For The First Time Since 2007, No Rookie Quarterbacks Will Start In Week 1

| by Jonathan Wolfe

For the first time in seven years, no NFL team will have a rookie quarterback in their lineup to start the season.  This wouldn’t be big news in past eras, but it is now given the trial by fire approach the league has embraced for rookie throwers in recent years.

There are promising passers in this year’s rookie crop, of course. Blake Bortles and Teddy Bridgewater have looked solid in preseason performances. Johnny Manziel hasn’t done quite as well, but still shows the electric playmaking ability that made him a Heisman winner at Texas A&M. Jimmy Garoppolo has looked great, but played at a small school in college and is rightfully stuck behind Tom Brady for the foreseeable future.

Now that all of the offseason dust has settled, it looks like the rap on this year’s quarterback class turned out to be right. Unlike the past six or seven years, this class lacked a must-have franchise quarterback prospect.

So, who were those 2007 rookie quarterbacks who couldn’t get on the field either? It’s list of names fans can only hope this year’s class never resembles: JaMarcus Russell, Brady Quinn, Kevin Kolb, John Beck, and Drew Stanton. Yeah.

Until recently, sitting on the bench for your first year as an NFL quarterback was no big deal. It was expected. But the lack of a starter this year is a bit concerning for a few reasons. For one, as you know, teams are much more willing to throw rookies into action than before. The fact that none of these quarterbacks could convince their teams to take a chance on them is signifigant, especially given who is starting in their places.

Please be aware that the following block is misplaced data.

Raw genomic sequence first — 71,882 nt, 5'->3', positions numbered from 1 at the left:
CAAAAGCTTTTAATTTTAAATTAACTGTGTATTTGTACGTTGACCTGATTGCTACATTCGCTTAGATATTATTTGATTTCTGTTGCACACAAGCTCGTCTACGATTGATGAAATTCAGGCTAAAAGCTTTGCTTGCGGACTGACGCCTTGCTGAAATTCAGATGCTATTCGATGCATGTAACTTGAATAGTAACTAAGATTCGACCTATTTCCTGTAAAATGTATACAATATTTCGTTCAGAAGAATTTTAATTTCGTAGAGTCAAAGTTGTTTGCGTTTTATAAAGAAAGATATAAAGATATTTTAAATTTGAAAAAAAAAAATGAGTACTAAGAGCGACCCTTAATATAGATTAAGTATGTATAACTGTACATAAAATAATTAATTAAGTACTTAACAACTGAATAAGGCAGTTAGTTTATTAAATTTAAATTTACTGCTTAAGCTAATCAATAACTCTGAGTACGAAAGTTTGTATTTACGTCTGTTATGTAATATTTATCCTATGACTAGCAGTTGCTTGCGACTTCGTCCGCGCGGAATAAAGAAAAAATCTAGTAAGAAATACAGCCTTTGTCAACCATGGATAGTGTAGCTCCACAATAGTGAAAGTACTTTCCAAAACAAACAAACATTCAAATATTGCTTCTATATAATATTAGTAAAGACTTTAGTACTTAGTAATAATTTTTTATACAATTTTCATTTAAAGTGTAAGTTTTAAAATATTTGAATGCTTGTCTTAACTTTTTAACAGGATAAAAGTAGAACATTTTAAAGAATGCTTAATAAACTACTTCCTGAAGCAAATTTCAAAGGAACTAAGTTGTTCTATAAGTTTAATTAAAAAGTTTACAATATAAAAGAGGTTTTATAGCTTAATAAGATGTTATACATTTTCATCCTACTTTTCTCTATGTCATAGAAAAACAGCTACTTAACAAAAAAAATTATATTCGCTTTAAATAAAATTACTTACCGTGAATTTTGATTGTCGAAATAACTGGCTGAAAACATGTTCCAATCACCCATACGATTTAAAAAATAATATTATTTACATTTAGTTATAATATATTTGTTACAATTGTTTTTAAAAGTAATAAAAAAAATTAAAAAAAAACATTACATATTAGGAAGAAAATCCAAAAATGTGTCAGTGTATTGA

Aside from Garoppolo, each quarterback is sitting behind a bona fide journeyman. Matt Cassel is starting over Teddy Bridgewater. Brian Hoyer got the nod over Manziel. Chad Henne is ahead of Blake Bortles. Matt Schaub will take the field instead of Derek Carr. That's a list of has-beens and never-weres.

Ready for some more unsettling news? We already pointed out that from 2008-2013, at least one rookie quarterback started on opening day. But get this: the only first round quarterbacks not to start on opening day during that time – Josh Freeman, Tim Bebow, Jake Locker, and Christian Ponder -- have all failed to find success in the NFL.

Recent history shows that unless you have an entrenched starter in place, it’s a bad sign if you’re highly-touted rookie quarterback can’t snag the starting job. Let’s hope this year’s class can buck that trend. 

H/T: Yahoo Sports